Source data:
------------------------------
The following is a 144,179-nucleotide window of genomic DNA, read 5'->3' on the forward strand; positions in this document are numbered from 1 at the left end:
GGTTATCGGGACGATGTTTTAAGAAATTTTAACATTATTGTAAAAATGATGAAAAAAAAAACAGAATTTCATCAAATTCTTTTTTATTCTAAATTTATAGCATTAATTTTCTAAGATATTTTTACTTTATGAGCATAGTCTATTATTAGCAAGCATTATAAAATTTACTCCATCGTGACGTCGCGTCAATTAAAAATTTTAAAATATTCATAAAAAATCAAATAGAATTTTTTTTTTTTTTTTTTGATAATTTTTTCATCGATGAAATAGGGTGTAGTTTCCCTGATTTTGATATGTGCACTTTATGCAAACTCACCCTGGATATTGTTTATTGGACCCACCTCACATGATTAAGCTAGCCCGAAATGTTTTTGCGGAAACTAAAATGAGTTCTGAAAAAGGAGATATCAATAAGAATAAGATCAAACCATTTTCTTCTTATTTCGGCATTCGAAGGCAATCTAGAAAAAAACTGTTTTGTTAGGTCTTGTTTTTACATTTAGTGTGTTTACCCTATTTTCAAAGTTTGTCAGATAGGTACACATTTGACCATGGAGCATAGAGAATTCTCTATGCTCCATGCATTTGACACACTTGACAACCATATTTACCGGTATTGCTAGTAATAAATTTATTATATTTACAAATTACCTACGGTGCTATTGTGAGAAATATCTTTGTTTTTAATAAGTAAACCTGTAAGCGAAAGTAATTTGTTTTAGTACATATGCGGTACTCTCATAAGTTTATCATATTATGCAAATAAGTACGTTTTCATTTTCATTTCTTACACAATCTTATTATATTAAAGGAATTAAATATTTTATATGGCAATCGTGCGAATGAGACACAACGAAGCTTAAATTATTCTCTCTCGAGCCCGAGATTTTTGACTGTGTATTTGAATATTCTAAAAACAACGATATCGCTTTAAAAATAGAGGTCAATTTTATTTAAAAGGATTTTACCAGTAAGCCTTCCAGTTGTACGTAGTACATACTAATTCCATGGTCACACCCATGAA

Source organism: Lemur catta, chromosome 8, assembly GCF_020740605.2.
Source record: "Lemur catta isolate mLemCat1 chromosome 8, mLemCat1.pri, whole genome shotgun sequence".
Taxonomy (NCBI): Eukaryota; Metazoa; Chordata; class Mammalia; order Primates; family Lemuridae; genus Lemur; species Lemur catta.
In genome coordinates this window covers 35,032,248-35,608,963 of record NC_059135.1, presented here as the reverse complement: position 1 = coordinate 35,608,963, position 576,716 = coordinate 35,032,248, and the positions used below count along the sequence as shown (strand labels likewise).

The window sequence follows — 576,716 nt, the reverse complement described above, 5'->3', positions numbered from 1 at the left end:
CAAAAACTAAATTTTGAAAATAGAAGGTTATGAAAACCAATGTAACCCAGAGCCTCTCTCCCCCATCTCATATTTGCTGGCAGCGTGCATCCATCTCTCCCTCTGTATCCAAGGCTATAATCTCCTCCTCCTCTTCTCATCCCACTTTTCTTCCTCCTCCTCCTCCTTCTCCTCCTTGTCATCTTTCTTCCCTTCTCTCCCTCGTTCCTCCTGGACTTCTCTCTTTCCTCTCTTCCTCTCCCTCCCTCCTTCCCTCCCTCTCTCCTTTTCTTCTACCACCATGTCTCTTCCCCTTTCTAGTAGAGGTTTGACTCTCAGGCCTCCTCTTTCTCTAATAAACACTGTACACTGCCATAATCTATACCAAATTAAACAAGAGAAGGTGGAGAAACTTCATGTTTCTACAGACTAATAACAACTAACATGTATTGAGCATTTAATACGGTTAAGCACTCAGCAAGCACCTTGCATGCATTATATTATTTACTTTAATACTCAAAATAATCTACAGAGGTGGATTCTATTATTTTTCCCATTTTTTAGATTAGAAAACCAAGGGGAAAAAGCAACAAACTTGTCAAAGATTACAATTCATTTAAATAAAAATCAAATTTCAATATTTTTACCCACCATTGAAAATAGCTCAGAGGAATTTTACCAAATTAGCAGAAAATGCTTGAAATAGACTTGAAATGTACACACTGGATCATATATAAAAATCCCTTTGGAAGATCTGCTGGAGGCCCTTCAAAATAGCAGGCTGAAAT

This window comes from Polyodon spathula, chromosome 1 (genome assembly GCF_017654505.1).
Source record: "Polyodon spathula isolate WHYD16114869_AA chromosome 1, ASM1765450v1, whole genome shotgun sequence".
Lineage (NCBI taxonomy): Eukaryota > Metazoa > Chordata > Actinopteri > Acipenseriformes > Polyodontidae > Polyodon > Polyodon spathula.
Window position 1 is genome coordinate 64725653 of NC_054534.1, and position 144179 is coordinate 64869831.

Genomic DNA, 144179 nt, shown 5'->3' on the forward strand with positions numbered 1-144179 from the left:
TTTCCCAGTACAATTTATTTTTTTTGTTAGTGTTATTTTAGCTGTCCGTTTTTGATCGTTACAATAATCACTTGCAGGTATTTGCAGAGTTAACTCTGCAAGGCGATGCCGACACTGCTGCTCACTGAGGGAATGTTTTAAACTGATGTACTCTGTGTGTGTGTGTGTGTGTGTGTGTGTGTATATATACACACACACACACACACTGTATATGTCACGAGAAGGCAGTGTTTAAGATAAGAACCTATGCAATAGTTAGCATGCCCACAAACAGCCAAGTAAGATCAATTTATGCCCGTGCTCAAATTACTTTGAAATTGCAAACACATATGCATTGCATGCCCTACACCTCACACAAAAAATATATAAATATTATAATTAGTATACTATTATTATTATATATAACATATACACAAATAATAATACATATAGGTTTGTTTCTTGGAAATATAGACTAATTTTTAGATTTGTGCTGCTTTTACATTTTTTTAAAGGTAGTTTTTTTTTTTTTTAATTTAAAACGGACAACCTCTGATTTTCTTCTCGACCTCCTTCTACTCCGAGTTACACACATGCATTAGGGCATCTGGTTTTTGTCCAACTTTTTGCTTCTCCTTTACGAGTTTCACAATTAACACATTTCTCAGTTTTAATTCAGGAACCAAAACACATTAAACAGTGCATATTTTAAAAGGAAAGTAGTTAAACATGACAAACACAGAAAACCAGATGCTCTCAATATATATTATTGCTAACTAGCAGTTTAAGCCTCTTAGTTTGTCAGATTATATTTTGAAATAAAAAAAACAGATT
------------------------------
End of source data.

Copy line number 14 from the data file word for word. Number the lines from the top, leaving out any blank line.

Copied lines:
TTTCCCAGTACAATTTATTTTTTTTGTTAGTGTTATTTTAGCTGTCCGTTTTTGATCGTTACAATAATCACTTGCAGGTATTTGCAGAGTTAACTCTGCAAGGCGATGCCGACACTGCTGCTCACTGAGGGAATGTTTTAAACTGATGTACTCTGTGTGTGTGTGTGTGTGTGTGTGTGTGTATATATACACACACACACACACACTGTATATGTCACGAGAAGGCAGTGTTTAAGATAAGAACCTATGCAATAGTTAGCATGCCCACAAACAGCCAAGTAAGATCAATTTATGCCCGTGCTCAAATTACTTTGAAATTGCAAACACATATGCATTGCATGCCCTACACCTCACACAAAAAATATATAAATATTATAATTAGTATACTATTATTATTATATATAACATATACACAAATAATAATACATATAGGTTTGTTTCTTGGAAATATAGACTAATTTTTAGATTTGTGCTGCTTTTACATTTTTTTAAAGGTAGTTTTTTTTTTTTTTAATTTAAAACGGACAACCTCTGATTTTCTTCTCGACCTCCTTCTACTCCGAGTTACACACATGCATTAGGGCATCTGGTTTTTGTCCAACTTTTTGCTTCTCCTTTACGAGTTTCACAATTAACACATTTCTCAGTTTTAATTCAGGAACCAAAACACATTAAACAGTGCATATTTTAAAAGGAAAGTAGTTAAACATGACAAACACAGAAAACCAGATGCTCTCAATATATATTATTGCTAACTAGCAGTTTAAGCCTCTTAGTTTGTCAGATTATATTTTGAAATAAAAAAAACAGATT